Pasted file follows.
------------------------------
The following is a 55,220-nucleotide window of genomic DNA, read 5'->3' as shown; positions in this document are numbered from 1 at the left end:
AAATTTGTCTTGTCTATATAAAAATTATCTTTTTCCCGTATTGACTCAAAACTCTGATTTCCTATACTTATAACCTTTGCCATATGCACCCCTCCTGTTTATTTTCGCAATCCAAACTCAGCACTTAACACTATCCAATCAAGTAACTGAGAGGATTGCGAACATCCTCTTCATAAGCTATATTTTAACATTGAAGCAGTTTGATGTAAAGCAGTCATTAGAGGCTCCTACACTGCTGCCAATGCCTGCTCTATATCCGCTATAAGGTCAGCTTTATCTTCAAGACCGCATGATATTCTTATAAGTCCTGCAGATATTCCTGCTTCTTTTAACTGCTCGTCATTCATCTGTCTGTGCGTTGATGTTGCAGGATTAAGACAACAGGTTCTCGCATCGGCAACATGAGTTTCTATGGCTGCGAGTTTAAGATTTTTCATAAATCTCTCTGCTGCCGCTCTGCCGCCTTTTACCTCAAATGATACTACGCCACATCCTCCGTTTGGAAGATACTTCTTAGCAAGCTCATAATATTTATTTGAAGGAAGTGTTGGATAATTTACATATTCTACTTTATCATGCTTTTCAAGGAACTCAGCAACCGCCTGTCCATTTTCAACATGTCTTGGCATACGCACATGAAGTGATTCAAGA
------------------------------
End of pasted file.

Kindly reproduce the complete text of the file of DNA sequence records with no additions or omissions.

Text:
The following is a 55,220-nucleotide window of genomic DNA, read 5'->3' as shown; positions in this document are numbered from 1 at the left end:
AAATTTGTCTTGTCTATATAAAAATTATCTTTTTCCCGTATTGACTCAAAACTCTGATTTCCTATACTTATAACCTTTGCCATATGCACCCCTCCTGTTTATTTTCGCAATCCAAACTCAGCACTTAACACTATCCAATCAAGTAACTGAGAGGATTGCGAACATCCTCTTCATAAGCTATATTTTAACATTGAAGCAGTTTGATGTAAAGCAGTCATTAGAGGCTCCTACACTGCTGCCAATGCCTGCTCTATATCCGCTATAAGGTCAGCTTTATCTTCAAGACCGCATGATATTCTTATAAGTCCTGCAGATATTCCTGCTTCTTTTAACTGCTCGTCATTCATCTGTCTGTGCGTTGATGTTGCAGGATTAAGACAACAGGTTCTCGCATCGGCAACATGAGTTTCTATGGCTGCGAGTTTAAGATTTTTCATAAATCTCTCTGCTGCCGCTCTGCCGCCTTTTACCTCAAATGATACTACGCCACATCCTCCGTTTGGAAGATACTTCTTAGCAAGCTCATAATATTTATTTGAAGGAAGTGTTGGATAATTTACATATTCTACTTTATCATGCTTTTCAAGGAACTCAGCAACCGCCTGTCCATTTTCAACATGTCTTGGCATACGCACATGAAGTGATTCAAGA